I was walking down The Strip when my cell rang. It was my pal Nance.
“What are we doing at 6:30P tonight?
Before I could answer she jumped right back in…
“Because I ran into Mario at CarneVino and he invited us for cocktails.”
I knew what she meant.
Not Mario Andretti. Not the Super Mario brothers. Mario Batali!
I don’t get star struck too easily, but meeting Mario was worthy of gushing.
A scant ninety minutes later we were exiting the Monorail and heading toward the Venetian. We arrived at the restaurant and checked with the hostess; Mario hadn’t arrived yet. After ordering Antinori chardonnay and waiting fifteen minutes, we decided to get a table and wait for Mario there.
The waiter gave a brief overview of the menu and emphasized their best dish was the house dry-aged rib eye.
Count me in.
Next he announced that they had just received their shipment of white truffles.
In honor of the season, and because Nancy’s drooling could easily be misinterpreted, we ordered the special tagliatelle. We smelled it it ten feet before it arrived. The pasta was draped deliciously in butter and was prepared perfectly al dente.
Topping the dish was five or six small bites of truffle, not quite enough, so we asked for it to be super sized.
The waiter slowly and majestically shaved the truffle until we cried uncle.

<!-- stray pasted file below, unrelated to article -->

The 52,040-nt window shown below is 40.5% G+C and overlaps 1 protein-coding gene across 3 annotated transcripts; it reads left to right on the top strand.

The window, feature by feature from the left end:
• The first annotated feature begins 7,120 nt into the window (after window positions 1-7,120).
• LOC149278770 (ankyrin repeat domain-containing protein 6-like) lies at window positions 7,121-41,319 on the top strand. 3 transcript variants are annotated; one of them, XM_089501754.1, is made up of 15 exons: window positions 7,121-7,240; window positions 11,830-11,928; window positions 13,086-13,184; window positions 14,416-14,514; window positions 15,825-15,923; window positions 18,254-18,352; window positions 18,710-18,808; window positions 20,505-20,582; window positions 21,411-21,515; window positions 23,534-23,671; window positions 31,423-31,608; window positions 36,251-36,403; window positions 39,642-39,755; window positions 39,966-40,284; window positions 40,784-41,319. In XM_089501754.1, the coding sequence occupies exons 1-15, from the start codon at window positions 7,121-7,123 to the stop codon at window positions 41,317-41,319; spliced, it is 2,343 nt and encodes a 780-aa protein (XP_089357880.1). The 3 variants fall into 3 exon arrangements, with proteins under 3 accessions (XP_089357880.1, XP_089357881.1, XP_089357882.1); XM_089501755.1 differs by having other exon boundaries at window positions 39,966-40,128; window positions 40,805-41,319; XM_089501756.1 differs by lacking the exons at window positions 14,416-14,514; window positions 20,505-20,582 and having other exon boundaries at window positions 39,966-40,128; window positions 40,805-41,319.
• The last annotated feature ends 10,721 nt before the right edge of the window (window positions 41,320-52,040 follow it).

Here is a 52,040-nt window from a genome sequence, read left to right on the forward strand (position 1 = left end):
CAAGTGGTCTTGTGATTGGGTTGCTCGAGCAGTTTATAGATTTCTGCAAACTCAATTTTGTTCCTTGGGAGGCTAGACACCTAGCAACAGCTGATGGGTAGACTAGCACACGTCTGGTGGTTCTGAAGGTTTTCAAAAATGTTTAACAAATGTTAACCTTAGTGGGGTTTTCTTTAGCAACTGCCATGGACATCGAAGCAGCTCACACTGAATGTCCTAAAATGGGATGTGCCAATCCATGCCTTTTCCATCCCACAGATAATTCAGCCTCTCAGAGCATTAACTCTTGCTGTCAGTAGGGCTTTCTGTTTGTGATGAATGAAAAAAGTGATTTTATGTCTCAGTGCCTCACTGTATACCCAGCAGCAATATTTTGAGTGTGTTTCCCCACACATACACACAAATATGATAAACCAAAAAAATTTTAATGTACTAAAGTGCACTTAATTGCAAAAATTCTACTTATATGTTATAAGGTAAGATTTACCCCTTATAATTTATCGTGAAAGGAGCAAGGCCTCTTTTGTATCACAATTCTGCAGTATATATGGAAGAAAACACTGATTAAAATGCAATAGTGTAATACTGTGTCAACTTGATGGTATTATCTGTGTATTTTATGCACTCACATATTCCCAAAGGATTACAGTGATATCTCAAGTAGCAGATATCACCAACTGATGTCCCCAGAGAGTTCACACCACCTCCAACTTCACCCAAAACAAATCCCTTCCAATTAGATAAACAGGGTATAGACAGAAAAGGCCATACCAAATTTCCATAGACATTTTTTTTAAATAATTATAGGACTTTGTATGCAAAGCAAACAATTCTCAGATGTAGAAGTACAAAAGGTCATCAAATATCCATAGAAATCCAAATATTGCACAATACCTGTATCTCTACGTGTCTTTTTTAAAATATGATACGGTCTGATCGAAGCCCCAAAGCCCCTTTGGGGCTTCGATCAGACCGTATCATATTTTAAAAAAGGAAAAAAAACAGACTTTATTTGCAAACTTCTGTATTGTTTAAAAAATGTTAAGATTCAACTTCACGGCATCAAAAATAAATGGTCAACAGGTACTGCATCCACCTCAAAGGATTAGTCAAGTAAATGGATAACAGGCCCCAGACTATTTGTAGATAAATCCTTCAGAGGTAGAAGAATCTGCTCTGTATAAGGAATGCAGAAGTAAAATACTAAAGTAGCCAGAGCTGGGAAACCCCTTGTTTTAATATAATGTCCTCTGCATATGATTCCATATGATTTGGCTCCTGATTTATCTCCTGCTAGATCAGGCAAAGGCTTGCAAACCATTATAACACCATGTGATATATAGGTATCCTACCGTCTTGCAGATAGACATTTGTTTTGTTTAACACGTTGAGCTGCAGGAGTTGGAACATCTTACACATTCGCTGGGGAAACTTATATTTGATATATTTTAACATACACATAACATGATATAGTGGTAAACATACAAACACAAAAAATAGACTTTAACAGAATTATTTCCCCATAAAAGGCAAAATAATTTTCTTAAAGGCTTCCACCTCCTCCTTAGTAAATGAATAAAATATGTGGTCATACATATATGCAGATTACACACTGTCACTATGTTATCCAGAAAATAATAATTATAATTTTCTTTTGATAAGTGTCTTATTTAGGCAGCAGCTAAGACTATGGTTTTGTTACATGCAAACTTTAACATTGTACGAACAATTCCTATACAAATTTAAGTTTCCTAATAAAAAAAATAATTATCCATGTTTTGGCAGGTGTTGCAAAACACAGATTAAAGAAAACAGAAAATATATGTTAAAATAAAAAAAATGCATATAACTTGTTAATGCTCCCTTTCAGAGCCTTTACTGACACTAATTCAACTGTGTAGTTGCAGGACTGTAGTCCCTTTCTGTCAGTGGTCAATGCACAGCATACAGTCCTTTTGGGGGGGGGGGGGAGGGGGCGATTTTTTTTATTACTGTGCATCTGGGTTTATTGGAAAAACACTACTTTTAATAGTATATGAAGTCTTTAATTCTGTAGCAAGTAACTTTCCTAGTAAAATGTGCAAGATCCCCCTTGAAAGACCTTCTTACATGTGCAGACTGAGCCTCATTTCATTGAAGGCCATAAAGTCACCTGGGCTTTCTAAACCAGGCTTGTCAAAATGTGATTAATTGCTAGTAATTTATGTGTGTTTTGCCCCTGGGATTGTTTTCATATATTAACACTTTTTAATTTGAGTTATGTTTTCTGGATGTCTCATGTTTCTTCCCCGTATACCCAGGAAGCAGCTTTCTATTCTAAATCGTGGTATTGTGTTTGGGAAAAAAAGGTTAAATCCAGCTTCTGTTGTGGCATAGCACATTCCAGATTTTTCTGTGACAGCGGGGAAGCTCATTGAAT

Kinda like having Parmesan cheese grated for you table side except I don’t know many cheeses that sell for $2,500 a pound.
We repeated the process a few more times but the details are too decadent to share here.
Following dinner, Nancy and I were chatting with Kirk the Som, when he abruptly excused himself.
I explained his sudden departure, “I bet Mario’s in the house.”
Indeed he was, albeit a few hours late, clad in orange Crocs and graciously signing autographs with his signature orange sharpie.
Now it was our turn.
A long time friend of Nancy’s, Mario greeted us with a bear hug and a kiss on each cheek.
The first thing that impressed me when meeting Mario was his size. He was taller and more fit than he appears on television. Proud about his recent weight loss, he described his regimen of
two hour work outs daily. No changes in his diet, just good old-fashioned exercise. I told him I subscribed to the same theory, calories in and calories out, and he enthusiastically agreed, “Eat what you want and be prepared to work it off.”
Celebrating now, we poured Mario a glass of Nancy’s 2006 St. Emilion blend.
“This is beautiful wine, “ he beamed.
It was then that the uber-chef and television personality took the conversation one step further.
“You know, these days I prefer my white wines warmer and my red wines colder. My wife likes to add ice cubes to her wine and I’m all for it.”
You gotta love anyone with Mario’s cred who can seriously appreciate wine and keep it fun, too.
Perhaps I need to reverse myself.
I’ve dined at four of Mario’s restaurants in three cities. Each time a spectacular meal.
I’ve used recipes in his cookbooks with great success.
I’ve watched him on television and learned something new every time.
Orange is my new black.
I guess I am star struck.